The book is intended to be a current reference for the general public. However, the authors are experts in repellents and found it difficult to limit themselves to current recommendations. For example, Chapter 5 describes how to use insecticides to kill or repel arthropods. Yet before the authors begin providing useful information on how to do this, they require the reader to wade through a 6-page discussion on the history of DDT and its effects. In fact, this is a problem throughout most of the book. To obtain useful information, the reader often must read through an entire chapter. Some chapters have split-out sections related to certain pest groups or information categories, but this is not consistent throughout the book. In some chapters these subsections have bold headings, in others the headings are a lighter, bigger font. Did each of the authors have responsibility for different chapters? Why did the editors fail to correct this inconsistency?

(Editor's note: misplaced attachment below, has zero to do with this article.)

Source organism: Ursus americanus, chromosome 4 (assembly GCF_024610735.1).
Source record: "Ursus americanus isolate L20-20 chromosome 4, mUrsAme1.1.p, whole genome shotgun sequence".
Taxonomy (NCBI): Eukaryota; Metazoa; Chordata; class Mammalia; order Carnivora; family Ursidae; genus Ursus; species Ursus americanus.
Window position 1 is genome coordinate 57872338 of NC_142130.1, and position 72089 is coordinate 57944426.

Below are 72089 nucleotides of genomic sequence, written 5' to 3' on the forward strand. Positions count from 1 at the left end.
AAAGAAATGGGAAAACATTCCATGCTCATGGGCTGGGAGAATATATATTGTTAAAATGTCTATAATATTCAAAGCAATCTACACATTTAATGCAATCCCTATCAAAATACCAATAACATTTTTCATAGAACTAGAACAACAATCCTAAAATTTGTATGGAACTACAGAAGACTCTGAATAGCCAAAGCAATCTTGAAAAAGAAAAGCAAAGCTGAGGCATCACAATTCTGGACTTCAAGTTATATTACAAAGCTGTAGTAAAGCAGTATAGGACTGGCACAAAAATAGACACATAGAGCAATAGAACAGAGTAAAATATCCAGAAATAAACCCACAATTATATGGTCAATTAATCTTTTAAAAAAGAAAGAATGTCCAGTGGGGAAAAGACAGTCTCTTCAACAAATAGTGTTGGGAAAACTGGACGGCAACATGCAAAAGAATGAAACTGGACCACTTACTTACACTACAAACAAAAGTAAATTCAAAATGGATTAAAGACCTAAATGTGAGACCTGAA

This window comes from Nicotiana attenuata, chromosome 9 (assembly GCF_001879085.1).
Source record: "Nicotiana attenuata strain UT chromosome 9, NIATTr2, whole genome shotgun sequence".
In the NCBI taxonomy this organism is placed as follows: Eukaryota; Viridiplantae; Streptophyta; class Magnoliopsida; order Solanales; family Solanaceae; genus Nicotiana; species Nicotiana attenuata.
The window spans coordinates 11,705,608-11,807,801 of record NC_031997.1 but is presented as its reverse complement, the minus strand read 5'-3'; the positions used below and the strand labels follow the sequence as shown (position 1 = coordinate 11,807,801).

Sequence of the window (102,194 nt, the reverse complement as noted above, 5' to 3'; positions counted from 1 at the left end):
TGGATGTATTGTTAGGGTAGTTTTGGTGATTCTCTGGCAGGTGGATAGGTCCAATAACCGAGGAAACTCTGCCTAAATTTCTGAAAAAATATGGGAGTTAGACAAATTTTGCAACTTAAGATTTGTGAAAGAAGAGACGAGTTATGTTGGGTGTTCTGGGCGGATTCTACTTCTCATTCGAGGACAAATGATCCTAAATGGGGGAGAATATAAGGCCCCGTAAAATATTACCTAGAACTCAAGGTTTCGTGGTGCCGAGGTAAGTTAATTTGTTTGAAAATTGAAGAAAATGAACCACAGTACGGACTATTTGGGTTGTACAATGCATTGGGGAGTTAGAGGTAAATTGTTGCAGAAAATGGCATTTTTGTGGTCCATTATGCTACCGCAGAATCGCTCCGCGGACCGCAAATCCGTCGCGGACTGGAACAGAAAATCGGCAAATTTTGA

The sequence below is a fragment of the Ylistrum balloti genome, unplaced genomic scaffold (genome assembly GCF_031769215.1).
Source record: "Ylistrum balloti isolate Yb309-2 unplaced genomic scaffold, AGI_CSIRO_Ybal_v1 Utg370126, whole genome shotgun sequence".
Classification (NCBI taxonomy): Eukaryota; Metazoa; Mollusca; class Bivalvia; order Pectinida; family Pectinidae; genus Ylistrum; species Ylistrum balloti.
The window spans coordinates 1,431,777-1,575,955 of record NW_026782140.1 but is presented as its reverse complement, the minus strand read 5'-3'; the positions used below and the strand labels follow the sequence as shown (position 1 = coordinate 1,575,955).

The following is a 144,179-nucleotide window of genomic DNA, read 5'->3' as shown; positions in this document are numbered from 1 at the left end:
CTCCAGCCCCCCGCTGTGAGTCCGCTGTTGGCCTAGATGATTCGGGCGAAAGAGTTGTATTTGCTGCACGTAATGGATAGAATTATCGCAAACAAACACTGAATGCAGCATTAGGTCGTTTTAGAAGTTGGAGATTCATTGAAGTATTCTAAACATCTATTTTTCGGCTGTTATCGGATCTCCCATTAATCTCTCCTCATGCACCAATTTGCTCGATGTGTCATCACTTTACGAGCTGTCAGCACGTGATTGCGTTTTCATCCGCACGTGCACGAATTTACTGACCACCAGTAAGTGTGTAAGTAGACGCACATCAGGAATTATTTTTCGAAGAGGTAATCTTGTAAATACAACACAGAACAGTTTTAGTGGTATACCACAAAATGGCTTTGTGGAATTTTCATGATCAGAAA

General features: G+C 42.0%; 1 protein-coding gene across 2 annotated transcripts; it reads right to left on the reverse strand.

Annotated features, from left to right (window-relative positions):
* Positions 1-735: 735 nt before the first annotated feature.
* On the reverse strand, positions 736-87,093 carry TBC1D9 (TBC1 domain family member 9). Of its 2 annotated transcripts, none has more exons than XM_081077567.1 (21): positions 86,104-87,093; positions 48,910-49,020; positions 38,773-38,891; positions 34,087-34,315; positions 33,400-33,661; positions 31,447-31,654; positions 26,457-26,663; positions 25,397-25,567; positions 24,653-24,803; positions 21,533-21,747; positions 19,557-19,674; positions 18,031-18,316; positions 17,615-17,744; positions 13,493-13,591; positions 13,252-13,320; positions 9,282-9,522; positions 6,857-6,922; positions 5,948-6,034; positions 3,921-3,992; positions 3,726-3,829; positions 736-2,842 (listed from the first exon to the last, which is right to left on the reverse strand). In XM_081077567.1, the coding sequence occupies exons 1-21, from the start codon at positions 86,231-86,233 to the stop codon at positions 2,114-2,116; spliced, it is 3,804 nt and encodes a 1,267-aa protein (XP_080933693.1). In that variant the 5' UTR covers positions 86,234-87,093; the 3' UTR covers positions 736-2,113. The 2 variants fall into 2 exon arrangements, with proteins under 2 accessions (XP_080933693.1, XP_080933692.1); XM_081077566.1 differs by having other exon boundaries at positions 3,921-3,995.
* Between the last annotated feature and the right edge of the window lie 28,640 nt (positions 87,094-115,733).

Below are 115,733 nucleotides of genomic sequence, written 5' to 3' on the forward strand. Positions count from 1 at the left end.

If the intent of the book is to make information on stinging and biting arthropods, and their repellents, easily accessible to the general public, why make it hard to find that information? For example, listing groups of arthropods in alphabetical order makes sense when you want someone to find information on that group quickly. Yet this is not done. As examples, Chapter 1 lists information on arthropods in this order, “soft ticks … lice … bed bugs … kissing bugs”; while Chapter 13 lists “centipedes … wasps … ants” in that order. And I remember one long paragraph that began with a discussion of scorpions, ended with information on ants, and discussed wasps and bees in between.
If there is a second edition, I hope there is more editing and thought on organization before publication.